This post is a part of a three-part series over the next year, where PhD student Nathalie Sagar will be documenting her dissertation research about hereditary bipolar disorder.
As the child of a parent with bipolar disorder, my desire is to improve the way we communicate with people who have a parent with bipolar disorder. This is why, in my dissertation research, I aim to explore the stories of adults who not only experience bipolar disorder themselves, but also have a parent living with bipolar disorder.
For this research, I hope to collaborate with CREST.BD to interview participants who will help me to gain a deeper understanding of the experiences of people with a hereditary mental illness. The purpose of the study is to provide a rich and broad understanding that can more accurately capture the strengths and needs associated with living with bipolar disorder, as well as having a parent with bipolar disorder.
In my PhD studies in the UBC School and Applied Child Psychology program, I bring to my research two separate perspectives: one from my personal experience and the other from my professional training. As a child of a parent with bipolar disorder, I can see the hereditary nature of bipolar disorder through my family tree. I’ve also seen first-hand the gifts and challenges it has brought my family as it has been passed down through great grandparents, uncles, parents, and siblings. As a clinician who works to support the mental well-being of children and families, I bring to my research professional capacity and practical knowledge of some of the challenges faced by families and children today.
Introduction to research
Although we know that bipolar disorder has a strong hereditary link (Edvardsen et al., 2008; Hirschfel-Becker et al., 2006), much of the research to date has focused on the associated risk factors for family members. At times, this research reads like a laundry list of statistics of what may go wrong! What I feel the literature is currently missing is in-depth stories of the experiences of family members; stories that may allow us to more accurately capture the varied experiences, both the strengths and difficulties associated with this condition.
There exists an emerging body of literature examining the experiences of children of parents with mental health diagnoses. However, the focus of this work so far primarily revolves around how the child’s experiences impact their own parenting practices (for example the work of Murphy, Peters, Wilkes & Jackson, 2018 and Patrick, Reupert & McLean, 2019). I have yet to find a study that has examined how those who experience intergenerational mental health disorders make sense of their lives, experiences, and their own journey with mental health and well-being.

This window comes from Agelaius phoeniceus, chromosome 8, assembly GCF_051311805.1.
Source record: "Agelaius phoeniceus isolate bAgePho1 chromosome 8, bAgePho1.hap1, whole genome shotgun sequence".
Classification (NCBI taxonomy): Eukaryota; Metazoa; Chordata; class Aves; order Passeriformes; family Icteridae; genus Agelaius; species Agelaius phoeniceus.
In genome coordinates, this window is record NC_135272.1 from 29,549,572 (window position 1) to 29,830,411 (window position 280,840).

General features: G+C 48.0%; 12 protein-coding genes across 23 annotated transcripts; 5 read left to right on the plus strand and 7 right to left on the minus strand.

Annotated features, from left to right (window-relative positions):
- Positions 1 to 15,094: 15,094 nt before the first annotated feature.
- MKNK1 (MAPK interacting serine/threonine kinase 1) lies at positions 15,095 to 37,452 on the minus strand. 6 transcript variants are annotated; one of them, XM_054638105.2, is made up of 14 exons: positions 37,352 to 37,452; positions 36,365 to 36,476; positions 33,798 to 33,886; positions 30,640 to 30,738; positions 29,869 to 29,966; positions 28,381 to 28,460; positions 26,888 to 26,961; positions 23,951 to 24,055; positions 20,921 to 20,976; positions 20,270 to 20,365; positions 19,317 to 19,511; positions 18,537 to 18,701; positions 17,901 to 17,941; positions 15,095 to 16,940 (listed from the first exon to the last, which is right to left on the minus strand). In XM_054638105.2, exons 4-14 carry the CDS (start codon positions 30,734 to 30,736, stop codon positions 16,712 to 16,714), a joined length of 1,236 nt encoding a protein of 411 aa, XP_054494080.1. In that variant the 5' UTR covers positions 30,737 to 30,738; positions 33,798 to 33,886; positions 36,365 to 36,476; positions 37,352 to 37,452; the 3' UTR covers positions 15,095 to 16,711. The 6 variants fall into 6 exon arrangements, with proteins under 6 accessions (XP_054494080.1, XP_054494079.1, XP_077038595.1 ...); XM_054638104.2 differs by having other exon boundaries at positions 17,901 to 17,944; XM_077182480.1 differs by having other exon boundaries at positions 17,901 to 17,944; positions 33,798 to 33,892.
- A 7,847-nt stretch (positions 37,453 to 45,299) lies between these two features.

I believe that in order to effectively and appropriately provide supports for children of a parent with bipolar disorder, we first need to learn about the experiences of the child and how they made sense of these experiences. In interviewing adult children I hope to learn about how they’ve made sense of their experiences growing up as well as their current experiences. We need information beyond a list of risk factors or estimated difficulties. This is why, for my dissertation, I want to:
- learn about the stories and experiences of individuals with bipolar disorder who have a parent who also experiences bipolar disorder
- learn how the child’s experience of their parent’s mental health shaped their own journey with mental health and well-being, including how they made sense of their experiences,
- understand the strengths, as well as the challenges, that the participants have experienced.
I hope that with this information we are able to develop a richer, informed, and even-handed understanding beyond the pathology associated with being a child of a parent with bipolar disorder.
Humans live storied lives
Hinged on the core belief that humans lead storied lives, and that it is through narratives that our lives and experiences are made meaningful and understood, I will be using Narrative Inquiry to conduct my research (Polkinghorne, 1988). I am set to begin interviewing participants in the fall of 2021. I will be looking to recruit adults with bipolar disorder who also have a parent with bipolar disorder who are willing to share their stories. Through these interviews I hope to gain in-depth descriptions of the participants’ experiences, and gain insight into how they have made sense of their journey as someone with a hereditary mental illness.
In preparation for conducting my research I have been reading stories of individuals who have bipolar disorder. Most recently, I read An Unquiet Mind, a memoir by Dr. Kay Redfield Jamison (1996). Dr. Jamison is both a prominent researcher and clinician in the area of bipolar disorder, who herself lives with bipolar disorder. In reading her stories I was able to see, feel, and truly empathize with, both the greatness and challenges she’s experienced in her own journey with mental health and well-being. I hope to facilitate similar understanding and provide a voice for a broader population through my research.
If this project is of interest to you, sign up for the CREST.BD newsletter for updates and for participant recruitment!
About Nathalie Sagar, M.A.
I am a PhD student in the School and Applied Child Psychology program at UBC. Through this program I have received training and experience in working and supporting the mental well-being of children and their parents through providing supports such as conducting diagnostic assessments and providing counselling. As an individual with a salient family history of bipolar disorder I am motivated to better understand the experiences of family members of those who have bipolar disorder, beyond the numbers.
If you have any questions about the upcoming project you can email me at firstname.lastname@example.org